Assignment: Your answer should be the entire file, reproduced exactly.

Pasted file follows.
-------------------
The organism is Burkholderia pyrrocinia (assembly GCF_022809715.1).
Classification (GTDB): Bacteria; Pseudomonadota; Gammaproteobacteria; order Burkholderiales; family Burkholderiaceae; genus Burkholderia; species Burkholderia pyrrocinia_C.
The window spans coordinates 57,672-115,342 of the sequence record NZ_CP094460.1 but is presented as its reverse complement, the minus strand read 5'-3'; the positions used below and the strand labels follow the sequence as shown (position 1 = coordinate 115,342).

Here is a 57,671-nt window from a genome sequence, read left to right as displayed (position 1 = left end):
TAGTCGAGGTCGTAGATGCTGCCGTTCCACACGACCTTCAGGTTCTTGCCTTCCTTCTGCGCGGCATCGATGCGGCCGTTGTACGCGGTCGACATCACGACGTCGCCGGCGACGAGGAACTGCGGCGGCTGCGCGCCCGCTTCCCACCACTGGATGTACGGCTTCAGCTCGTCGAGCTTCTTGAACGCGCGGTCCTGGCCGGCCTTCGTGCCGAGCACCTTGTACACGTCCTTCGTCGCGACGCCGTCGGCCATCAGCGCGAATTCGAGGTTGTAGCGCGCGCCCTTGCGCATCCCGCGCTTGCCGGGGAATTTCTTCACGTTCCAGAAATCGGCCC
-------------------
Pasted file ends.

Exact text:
The organism is Burkholderia pyrrocinia (assembly GCF_022809715.1).
Classification (GTDB): Bacteria; Pseudomonadota; Gammaproteobacteria; order Burkholderiales; family Burkholderiaceae; genus Burkholderia; species Burkholderia pyrrocinia_C.
The window spans coordinates 57,672-115,342 of the sequence record NZ_CP094460.1 but is presented as its reverse complement, the minus strand read 5'-3'; the positions used below and the strand labels follow the sequence as shown (position 1 = coordinate 115,342).

Here is a 57,671-nt window from a genome sequence, read left to right as displayed (position 1 = left end):
TAGTCGAGGTCGTAGATGCTGCCGTTCCACACGACCTTCAGGTTCTTGCCTTCCTTCTGCGCGGCATCGATGCGGCCGTTGTACGCGGTCGACATCACGACGTCGCCGGCGACGAGGAACTGCGGCGGCTGCGCGCCCGCTTCCCACCACTGGATGTACGGCTTCAGCTCGTCGAGCTTCTTGAACGCGCGGTCCTGGCCGGCCTTCGTGCCGAGCACCTTGTACACGTCCTTCGTCGCGACGCCGTCGGCCATCAGCGCGAATTCGAGGTTGTAGCGCGCGCCCTTGCGCATCCCGCGCTTGCCGGGGAATTTCTTCACGTTCCAGAAATCGGCCC